The Idaho Black History Museum almost sounds like an oxymoron. Stereotypes would have us believe that Idaho's past (not to mention its present and future) is as much about diversity as it is deep-sea fishing, though the annals of multi-racial history in this state stretch back to its very founding. Evidence is scattered, but photo, written and verbal records kept by the descendants of African-American settlers allowed the January launch of part one (1805-1919) of a three-part, permanent collection exhibit called The Invisible Idahoan: 200 Years of Blacks in Idaho.
One advantage of being an editor is having the last word. In the case of Ted Rall's column, I do not presume to have the last word on this subject, but I can respond to what he has to say. While he primarily speaks of the bigger alternative weekly papers, some of what he says is true. Craigslist has changed how people think about classifieds. We, too, have had to make changes in this new world.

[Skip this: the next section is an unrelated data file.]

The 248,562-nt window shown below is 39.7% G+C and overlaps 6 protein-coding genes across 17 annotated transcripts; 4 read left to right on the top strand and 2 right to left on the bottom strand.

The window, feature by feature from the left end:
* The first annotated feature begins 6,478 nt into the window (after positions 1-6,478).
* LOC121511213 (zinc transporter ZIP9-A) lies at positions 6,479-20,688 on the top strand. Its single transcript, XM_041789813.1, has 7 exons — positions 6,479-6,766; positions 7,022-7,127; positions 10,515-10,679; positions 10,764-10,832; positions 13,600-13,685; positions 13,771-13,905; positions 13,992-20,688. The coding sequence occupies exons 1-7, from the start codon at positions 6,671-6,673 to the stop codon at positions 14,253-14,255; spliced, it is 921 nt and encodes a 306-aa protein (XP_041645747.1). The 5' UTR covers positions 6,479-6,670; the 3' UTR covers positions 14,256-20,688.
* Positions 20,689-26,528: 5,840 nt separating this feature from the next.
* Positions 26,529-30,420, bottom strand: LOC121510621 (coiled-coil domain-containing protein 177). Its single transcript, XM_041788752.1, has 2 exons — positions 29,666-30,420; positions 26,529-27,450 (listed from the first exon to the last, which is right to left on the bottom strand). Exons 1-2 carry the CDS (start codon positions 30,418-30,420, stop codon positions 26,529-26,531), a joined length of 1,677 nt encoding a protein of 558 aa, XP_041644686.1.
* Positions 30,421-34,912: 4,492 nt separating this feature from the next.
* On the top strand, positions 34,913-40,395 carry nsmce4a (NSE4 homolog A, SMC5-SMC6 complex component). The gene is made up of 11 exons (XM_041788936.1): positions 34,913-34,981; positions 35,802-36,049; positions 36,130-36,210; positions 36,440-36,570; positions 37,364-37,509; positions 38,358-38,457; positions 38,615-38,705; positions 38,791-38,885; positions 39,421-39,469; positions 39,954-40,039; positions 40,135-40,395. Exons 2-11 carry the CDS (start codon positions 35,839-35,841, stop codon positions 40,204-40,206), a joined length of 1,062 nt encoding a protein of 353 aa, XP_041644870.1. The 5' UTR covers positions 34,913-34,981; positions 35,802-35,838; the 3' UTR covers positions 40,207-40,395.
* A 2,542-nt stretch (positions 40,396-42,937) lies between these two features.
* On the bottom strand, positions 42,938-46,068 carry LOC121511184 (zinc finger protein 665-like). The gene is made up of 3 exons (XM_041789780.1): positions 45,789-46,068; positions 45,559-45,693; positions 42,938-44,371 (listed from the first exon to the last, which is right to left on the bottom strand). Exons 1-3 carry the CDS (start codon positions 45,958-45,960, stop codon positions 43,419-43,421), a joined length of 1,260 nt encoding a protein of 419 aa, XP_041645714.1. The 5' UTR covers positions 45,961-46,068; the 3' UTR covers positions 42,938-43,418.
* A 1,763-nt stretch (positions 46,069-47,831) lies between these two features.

The glow of an eastern sunset shone through three windows and lured the serpent into submission along with the mesmerizing glow of that mysterious flute, playing a tune that just wouldn't leave his head.
Donald Trump thinks being President was going to be easier, Barack Obama rakes in major dollars for appearances, a big gift from Zoo Boise to help preserve the Foothills and Heineken tries something different in its new ad campaign.